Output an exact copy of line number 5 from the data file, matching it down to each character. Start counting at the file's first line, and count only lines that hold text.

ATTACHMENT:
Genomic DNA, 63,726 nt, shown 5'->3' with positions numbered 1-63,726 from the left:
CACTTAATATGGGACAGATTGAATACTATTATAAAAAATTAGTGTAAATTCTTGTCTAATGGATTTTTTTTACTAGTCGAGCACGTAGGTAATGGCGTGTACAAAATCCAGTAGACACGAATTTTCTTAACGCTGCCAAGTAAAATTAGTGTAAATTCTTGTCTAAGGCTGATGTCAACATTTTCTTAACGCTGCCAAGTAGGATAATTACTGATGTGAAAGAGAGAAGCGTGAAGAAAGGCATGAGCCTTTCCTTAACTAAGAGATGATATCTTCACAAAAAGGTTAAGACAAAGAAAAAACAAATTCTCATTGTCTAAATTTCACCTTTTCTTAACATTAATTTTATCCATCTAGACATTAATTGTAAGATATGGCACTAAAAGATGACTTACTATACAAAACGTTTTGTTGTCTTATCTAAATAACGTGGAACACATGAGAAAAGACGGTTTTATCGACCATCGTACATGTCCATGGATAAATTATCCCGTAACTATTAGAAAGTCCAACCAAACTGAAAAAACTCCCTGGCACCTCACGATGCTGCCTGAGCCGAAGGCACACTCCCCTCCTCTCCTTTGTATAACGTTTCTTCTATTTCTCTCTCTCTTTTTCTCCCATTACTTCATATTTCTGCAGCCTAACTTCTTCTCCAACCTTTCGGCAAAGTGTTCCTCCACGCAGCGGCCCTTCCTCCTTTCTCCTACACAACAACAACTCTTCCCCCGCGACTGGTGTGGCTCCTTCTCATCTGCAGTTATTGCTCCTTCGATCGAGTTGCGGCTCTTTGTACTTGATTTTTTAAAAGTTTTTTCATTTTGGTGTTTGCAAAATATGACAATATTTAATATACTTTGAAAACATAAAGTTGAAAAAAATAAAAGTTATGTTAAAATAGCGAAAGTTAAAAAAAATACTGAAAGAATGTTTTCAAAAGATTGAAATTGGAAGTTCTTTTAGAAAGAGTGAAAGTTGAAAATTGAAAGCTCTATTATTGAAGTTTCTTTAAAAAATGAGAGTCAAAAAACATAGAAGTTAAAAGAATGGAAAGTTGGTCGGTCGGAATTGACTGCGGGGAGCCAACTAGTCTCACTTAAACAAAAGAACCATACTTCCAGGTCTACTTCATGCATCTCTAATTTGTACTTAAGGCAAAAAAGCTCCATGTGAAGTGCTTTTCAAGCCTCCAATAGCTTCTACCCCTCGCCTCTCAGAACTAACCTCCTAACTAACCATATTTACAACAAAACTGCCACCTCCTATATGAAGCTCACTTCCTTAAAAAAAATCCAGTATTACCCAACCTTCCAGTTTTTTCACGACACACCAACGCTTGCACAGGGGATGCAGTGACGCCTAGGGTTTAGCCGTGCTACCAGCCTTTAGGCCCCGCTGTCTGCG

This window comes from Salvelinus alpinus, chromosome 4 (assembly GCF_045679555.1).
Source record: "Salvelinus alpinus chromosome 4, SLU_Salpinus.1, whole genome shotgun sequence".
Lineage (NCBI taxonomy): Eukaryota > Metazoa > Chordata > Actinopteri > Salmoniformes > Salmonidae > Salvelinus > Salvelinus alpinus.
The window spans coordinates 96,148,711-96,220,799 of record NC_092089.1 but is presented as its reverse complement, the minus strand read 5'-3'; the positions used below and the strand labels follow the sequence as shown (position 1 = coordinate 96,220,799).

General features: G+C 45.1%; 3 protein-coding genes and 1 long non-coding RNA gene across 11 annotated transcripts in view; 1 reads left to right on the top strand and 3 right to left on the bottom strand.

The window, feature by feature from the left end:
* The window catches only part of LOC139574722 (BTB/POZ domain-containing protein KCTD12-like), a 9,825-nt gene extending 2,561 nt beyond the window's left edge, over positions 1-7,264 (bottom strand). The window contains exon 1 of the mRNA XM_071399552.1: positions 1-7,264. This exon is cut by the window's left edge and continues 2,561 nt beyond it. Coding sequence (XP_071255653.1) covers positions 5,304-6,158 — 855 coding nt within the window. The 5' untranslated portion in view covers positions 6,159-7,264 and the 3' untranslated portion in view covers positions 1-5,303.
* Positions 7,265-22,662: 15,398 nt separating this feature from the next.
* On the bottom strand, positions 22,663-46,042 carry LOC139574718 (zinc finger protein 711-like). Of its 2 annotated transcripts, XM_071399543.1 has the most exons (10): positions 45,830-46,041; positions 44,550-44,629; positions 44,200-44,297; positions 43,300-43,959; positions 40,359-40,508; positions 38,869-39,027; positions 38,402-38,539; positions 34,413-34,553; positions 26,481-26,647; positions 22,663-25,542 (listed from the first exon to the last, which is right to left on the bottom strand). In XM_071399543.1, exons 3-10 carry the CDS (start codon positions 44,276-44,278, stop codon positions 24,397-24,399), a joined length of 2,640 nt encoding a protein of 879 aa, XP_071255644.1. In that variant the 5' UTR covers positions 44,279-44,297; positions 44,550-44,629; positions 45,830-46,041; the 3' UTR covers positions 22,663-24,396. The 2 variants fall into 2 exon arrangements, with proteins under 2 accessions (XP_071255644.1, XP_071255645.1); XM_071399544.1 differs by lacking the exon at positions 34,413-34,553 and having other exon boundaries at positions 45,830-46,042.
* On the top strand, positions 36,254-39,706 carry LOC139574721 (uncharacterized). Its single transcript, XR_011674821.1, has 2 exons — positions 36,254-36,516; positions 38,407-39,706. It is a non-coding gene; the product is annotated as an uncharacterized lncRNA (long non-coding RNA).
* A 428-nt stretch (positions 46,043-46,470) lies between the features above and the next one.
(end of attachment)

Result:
Lineage (NCBI taxonomy): Eukaryota > Metazoa > Chordata > Actinopteri > Salmoniformes > Salmonidae > Salvelinus > Salvelinus alpinus.